Freedom of Information Petition: The Antiquities Authority Must Disclose Information Regarding Conservation Work
For more than a year, the Antiquities Authority has refused to submit information regarding conservation work it had carried out between 2013- 2019. * Information about sites which have undergone conservation is basic and essential for researchers and visitors. * Emek Shaveh: It is unfortunate that a professional body such as the Antiquities Authority does not share the basic understanding that information about the heritage treasures and sites of Israel must be accessible to the public.
The director of conservation at the Antiquities Authority is responsible for approximately 50 conservation projects per year. The conservation work is one of the central activities of the Antiquities Authority, second only to archaeological excavations. The Antiquities Authority, which is aware of its professional and academic status, regularly publishes information about the archaeological excavations that it carries out each year. It is expected that similar information regarding conservation work performed by the Authority would also be available. For reasons that are not clear, the Antiquities Authority has not only stopped publishing partial information regarding conservation work, as it had done in the past, but has refused to provide information even after the freedom of information request submitted by Emek Shaveh.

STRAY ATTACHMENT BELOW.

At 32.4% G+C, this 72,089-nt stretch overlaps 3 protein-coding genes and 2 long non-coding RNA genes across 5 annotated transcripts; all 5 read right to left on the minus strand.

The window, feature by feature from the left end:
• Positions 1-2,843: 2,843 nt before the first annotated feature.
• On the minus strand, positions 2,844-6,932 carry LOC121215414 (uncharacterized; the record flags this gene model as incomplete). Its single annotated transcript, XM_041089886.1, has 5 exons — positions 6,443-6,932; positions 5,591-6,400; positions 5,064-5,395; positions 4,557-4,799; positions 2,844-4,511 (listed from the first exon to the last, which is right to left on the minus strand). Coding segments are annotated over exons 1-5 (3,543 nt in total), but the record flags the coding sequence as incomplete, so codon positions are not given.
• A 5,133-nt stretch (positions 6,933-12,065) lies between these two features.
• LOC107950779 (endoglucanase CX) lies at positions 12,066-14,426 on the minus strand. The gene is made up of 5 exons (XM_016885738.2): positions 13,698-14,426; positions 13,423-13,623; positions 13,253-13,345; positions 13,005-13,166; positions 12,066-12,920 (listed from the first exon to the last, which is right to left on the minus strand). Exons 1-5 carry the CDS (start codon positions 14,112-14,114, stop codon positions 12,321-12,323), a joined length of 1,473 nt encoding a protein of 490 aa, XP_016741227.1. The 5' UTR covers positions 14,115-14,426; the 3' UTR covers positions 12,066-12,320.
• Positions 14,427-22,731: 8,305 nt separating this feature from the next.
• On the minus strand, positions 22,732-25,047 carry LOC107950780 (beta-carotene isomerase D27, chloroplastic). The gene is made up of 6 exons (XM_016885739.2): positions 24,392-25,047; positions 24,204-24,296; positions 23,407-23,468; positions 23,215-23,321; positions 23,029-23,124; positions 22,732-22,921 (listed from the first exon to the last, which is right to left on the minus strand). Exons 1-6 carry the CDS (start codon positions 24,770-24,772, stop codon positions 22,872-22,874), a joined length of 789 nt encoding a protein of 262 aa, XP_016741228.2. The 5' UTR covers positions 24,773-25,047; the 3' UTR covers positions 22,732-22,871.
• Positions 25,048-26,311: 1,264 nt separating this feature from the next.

The request for information regarding sites that had undergone conservation between 2013 to 2019 was submitted a year ago. Such information could be instructive as to whether there is a particular policy or agenda regarding the sites chosen for conservation. This information is critical for researchers. Oddly, the Antiquities Authority refuses to provide the information. Last week, Emek Shaveh petitioned the court, requesting that the information be made public.
Emek Shaveh: The Antiquities Authority is a public body whose mission is to serve the public. The information in its possession is public information. The information we requested is basic which is part of the scholarly discourse and which enables examination of the Antiquities Authority’s actions. It is unfortunate that a professional body such as the Antiquities Authority does not share the basic belief that that the heritage treasures and sites of Israel, as well as the information pertaining to them, must be disclosed to the public.